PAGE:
Yahoo Life Health officials in Virginia are warning about venomous caterpillars that look like toupées Korin Miller Sat, October 10, 2020, 4: 57 AM GMT+8 Months after the invasion of murder hornets in the Pacific Northwest, health officials in Virginia are warning residents to be on the lookout for a new bug menace — a venomous breed of hairy caterpillar that has been spotted in the eastern part of the state. The Virginia Department of Forestry shared the warning on Facebook earlier this week, along with a photo of the caterpillar, which is covered in human-like hair.
“VDOF’s forest health team has received reports of the puss caterpillar in a few eastern Virginia counties, ” read the Oct. 6 post. While the bug looks like a harmless, discarded toupée, the VDOF says that the “hairs” on the caterpillar “are actually venomous spines that cause a painful reaction if touched. ”The puss caterpillar, which is one of the most venomous caterpillars in the U. S., is the larva stage of the Southern flannel moth known as Megalopyge opercularis, Nancy Troyano, Ph. D., a board certified entomologist and director of operations education and training for Ehrlich Pest Control, tells Yahoo Life. “These caterpillars have a dense covering of fine hairs that range in color from tan to dark brown and gray, ” she says.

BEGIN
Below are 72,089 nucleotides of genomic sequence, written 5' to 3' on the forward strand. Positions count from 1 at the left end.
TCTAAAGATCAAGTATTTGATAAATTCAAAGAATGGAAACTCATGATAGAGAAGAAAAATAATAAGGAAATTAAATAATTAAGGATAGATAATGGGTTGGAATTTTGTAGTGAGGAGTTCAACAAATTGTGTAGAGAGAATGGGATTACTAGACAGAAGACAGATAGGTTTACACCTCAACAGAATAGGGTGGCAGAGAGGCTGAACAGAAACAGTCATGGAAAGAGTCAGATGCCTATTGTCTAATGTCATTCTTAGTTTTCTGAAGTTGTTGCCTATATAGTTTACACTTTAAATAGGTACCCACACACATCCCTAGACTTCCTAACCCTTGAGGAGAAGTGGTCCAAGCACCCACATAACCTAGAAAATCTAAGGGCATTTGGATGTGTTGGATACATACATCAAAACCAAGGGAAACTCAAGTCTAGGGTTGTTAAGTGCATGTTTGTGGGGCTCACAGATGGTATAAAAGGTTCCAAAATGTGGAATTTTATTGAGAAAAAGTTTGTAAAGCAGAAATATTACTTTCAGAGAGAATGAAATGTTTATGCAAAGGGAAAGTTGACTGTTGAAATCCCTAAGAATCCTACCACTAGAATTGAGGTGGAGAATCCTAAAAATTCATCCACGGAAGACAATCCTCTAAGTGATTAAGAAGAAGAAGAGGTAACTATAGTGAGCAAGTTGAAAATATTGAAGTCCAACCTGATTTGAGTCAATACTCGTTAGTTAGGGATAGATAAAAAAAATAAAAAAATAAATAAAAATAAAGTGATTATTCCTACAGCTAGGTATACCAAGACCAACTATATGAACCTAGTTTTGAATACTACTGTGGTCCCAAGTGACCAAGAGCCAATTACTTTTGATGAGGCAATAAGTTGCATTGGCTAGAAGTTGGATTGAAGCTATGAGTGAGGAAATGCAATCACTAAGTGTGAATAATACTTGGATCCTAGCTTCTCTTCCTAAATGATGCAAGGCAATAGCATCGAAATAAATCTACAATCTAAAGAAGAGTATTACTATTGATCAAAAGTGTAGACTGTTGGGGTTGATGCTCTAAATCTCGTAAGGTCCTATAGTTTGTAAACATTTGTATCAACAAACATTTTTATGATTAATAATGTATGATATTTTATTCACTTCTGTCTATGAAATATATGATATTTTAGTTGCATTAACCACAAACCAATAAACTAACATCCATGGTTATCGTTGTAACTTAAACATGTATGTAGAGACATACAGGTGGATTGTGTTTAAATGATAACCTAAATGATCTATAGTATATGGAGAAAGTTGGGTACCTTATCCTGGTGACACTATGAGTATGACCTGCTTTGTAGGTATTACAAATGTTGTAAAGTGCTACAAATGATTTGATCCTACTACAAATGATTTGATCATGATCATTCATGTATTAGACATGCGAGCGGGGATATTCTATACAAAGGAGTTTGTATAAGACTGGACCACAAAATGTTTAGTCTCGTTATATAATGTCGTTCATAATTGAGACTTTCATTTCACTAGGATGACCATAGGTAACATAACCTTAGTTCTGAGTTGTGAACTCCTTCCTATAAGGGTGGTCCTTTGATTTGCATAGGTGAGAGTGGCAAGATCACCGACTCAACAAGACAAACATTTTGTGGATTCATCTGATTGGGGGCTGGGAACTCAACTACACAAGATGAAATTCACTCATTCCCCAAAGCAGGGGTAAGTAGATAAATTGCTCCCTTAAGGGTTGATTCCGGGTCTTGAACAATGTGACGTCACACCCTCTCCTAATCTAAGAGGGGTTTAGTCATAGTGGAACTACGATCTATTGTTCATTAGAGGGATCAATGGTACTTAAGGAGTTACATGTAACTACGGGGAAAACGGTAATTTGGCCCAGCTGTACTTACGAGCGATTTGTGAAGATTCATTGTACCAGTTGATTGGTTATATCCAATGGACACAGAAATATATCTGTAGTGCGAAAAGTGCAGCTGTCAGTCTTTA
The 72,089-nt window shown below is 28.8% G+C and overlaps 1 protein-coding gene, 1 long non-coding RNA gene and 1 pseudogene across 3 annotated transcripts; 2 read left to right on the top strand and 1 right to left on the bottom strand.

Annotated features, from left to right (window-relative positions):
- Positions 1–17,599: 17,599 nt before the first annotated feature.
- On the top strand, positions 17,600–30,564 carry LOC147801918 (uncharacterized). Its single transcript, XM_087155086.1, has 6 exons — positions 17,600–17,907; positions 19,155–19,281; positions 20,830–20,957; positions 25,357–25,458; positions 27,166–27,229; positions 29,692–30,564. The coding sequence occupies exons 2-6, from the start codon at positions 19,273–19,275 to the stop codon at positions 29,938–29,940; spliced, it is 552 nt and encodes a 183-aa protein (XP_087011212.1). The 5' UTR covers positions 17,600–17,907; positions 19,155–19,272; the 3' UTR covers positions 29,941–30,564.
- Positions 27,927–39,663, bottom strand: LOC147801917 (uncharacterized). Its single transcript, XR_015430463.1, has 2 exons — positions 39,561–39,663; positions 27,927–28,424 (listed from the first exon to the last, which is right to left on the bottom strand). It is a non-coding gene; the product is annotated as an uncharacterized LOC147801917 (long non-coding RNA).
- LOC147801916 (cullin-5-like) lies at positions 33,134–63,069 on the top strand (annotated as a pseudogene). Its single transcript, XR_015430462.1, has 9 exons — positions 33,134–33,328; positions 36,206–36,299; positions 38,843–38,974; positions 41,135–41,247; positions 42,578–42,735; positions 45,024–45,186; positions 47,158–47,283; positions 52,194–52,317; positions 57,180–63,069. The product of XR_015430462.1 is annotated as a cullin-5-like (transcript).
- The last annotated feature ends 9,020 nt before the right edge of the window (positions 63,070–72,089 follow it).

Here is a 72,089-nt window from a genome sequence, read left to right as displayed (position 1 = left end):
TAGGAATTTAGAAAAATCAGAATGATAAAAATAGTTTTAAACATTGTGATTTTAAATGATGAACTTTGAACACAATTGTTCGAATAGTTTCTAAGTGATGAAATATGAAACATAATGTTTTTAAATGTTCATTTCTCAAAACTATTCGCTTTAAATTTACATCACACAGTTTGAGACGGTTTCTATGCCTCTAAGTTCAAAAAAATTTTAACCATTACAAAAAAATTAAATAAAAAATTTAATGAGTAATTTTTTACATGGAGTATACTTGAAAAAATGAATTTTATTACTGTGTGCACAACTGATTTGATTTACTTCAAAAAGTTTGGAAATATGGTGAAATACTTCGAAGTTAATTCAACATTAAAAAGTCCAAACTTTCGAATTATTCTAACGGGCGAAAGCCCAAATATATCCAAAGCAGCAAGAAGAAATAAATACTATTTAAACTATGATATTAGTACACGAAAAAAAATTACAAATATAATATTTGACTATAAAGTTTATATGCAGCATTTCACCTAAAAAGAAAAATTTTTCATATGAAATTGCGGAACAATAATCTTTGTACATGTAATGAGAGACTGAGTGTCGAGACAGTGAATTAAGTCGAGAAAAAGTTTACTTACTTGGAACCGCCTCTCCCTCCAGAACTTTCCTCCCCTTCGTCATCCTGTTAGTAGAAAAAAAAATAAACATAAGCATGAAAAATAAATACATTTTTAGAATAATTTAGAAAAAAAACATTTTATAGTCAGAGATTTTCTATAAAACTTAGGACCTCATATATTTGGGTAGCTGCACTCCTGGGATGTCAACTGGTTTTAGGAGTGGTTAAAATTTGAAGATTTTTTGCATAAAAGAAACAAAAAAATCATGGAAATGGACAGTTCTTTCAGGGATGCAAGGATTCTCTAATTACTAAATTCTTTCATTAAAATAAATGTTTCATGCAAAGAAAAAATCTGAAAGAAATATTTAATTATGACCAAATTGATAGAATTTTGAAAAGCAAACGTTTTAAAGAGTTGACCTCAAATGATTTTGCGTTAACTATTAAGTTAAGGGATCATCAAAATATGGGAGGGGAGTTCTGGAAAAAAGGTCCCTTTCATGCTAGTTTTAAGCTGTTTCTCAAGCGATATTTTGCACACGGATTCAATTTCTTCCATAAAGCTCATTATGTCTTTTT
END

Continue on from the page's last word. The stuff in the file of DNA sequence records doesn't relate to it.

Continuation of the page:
Puss caterpillars are most commonly found in the southeastern and south central portion of the U. S., although Troyano says they have been reported as far north as New Jersey and Missouri. “They can be found as far west as Texas and Arkansas, ” Ben Hottel, technical services manager for Orkin, LLC, a pest control company, tells Yahoo Life. “These moths can be common in these areas, but are most abundant in Texas. ”
But, while they’re toxic to people, puss caterpillars seem to cross paths with humans often. “Among the 11 species of this family of moths in North America, the southern flannel moth is the most commonly encountered by humans, ” Troyano says.
The puss caterpillar is toxic because it’s covered in venomous spines that are hidden beneath its hair coat, Hottel explains. “They use this venom to defend against predators that might want to eat them, ” he says.
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